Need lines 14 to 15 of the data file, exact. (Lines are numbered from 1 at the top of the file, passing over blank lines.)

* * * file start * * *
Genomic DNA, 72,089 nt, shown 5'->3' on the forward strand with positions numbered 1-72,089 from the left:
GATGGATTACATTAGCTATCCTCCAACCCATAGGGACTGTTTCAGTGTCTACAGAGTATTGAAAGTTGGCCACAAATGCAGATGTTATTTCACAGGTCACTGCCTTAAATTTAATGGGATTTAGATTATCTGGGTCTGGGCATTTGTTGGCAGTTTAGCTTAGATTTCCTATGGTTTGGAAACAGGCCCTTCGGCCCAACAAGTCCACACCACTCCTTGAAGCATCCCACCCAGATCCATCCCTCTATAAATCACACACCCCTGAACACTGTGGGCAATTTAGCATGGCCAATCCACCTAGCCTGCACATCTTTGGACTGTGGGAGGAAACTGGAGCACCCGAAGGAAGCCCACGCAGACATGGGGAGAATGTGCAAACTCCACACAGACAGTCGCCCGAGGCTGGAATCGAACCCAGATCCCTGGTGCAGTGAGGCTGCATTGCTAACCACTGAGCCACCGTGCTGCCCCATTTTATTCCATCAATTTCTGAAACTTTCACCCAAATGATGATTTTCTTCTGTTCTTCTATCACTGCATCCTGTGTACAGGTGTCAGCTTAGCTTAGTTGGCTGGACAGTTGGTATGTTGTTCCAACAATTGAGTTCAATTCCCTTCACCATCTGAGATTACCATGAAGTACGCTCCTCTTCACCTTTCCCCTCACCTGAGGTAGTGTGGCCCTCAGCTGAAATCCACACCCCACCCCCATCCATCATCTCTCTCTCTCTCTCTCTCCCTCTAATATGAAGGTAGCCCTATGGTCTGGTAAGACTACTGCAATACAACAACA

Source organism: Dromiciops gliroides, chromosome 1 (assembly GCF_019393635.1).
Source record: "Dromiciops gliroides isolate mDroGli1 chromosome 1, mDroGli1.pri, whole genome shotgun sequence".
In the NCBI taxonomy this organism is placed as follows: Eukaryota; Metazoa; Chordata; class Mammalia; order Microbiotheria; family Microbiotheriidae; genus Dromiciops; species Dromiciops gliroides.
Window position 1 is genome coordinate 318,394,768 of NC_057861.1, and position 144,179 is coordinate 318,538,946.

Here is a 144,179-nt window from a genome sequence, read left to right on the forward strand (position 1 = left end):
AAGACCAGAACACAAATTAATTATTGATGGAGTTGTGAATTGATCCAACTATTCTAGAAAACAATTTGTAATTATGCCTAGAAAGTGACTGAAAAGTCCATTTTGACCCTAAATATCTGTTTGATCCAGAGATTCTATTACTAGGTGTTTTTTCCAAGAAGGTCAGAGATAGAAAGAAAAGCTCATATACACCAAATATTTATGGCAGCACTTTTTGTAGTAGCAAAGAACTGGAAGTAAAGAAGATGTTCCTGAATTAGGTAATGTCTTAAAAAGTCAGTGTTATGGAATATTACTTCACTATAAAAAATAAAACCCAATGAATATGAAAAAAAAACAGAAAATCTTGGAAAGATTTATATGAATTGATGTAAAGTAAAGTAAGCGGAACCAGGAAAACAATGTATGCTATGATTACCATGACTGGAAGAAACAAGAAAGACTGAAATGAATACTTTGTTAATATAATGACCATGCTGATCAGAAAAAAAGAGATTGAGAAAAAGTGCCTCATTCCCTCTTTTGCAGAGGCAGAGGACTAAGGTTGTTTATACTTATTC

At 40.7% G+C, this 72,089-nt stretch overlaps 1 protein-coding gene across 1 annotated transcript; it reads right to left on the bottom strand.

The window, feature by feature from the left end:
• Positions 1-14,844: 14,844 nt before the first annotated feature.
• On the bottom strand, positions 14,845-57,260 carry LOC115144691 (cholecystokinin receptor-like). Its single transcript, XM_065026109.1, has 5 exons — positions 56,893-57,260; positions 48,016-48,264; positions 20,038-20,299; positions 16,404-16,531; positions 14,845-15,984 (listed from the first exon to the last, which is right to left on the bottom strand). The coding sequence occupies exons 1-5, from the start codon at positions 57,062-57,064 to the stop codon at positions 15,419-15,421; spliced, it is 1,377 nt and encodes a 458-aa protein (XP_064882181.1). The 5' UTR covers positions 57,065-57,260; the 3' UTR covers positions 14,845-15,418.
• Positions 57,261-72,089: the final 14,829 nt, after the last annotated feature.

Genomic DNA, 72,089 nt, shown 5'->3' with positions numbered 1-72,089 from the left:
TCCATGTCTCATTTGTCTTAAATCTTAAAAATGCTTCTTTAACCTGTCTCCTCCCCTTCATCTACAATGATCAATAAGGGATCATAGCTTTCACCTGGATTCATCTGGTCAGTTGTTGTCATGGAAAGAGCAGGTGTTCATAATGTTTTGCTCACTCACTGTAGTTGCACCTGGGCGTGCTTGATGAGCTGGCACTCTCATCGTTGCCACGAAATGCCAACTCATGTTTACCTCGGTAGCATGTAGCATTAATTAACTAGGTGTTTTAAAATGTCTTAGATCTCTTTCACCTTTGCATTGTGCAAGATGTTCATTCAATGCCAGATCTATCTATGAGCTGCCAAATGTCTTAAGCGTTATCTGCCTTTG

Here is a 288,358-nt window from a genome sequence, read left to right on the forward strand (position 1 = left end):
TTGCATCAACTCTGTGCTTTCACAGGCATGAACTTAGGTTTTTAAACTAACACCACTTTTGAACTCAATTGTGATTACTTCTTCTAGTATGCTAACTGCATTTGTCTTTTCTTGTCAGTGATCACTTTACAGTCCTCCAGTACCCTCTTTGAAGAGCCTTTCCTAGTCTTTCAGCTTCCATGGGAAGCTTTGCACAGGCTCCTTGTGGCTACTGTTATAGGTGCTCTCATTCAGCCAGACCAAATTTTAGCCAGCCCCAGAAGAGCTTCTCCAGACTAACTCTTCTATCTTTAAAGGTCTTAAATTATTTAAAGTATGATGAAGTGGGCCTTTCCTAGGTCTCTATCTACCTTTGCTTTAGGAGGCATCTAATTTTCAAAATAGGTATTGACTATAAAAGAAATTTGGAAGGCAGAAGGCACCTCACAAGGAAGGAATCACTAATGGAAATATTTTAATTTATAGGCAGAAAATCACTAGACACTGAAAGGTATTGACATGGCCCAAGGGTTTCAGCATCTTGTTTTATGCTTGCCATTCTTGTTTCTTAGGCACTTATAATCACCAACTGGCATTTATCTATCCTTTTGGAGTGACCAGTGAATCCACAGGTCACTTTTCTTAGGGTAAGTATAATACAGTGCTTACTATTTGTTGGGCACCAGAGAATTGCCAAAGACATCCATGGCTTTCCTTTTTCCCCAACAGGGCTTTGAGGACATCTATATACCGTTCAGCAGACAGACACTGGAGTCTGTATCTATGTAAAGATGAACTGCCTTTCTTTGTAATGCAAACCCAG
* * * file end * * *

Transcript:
Genomic DNA, 72,089 nt, shown 5'->3' with positions numbered 1-72,089 from the left:
TCCATGTCTCATTTGTCTTAAATCTTAAAAATGCTTCTTTAACCTGTCTCCTCCCCTTCATCTACAATGATCAATAAGGGATCATAGCTTTCACCTGGATTCATCTGGTCAGTTGTTGTCATGGAAAGAGCAGGTGTTCATAATGTTTTGCTCACTCACTGTAGTTGCACCTGGGCGTGCTTGATGAGCTGGCACTCTCATCGTTGCCACGAAATGCCAACTCATGTTTACCTCGGTAGCATGTAGCATTAATTAACTAGGTGTTTTAAAATGTCTTAGATCTCTTTCACCTTTGCATTGTGCAAGATGTTCATTCAATGCCAGATCTATCTATGAGCTGCCAAATGTCTTAAGCGTTATCTGCCTTTG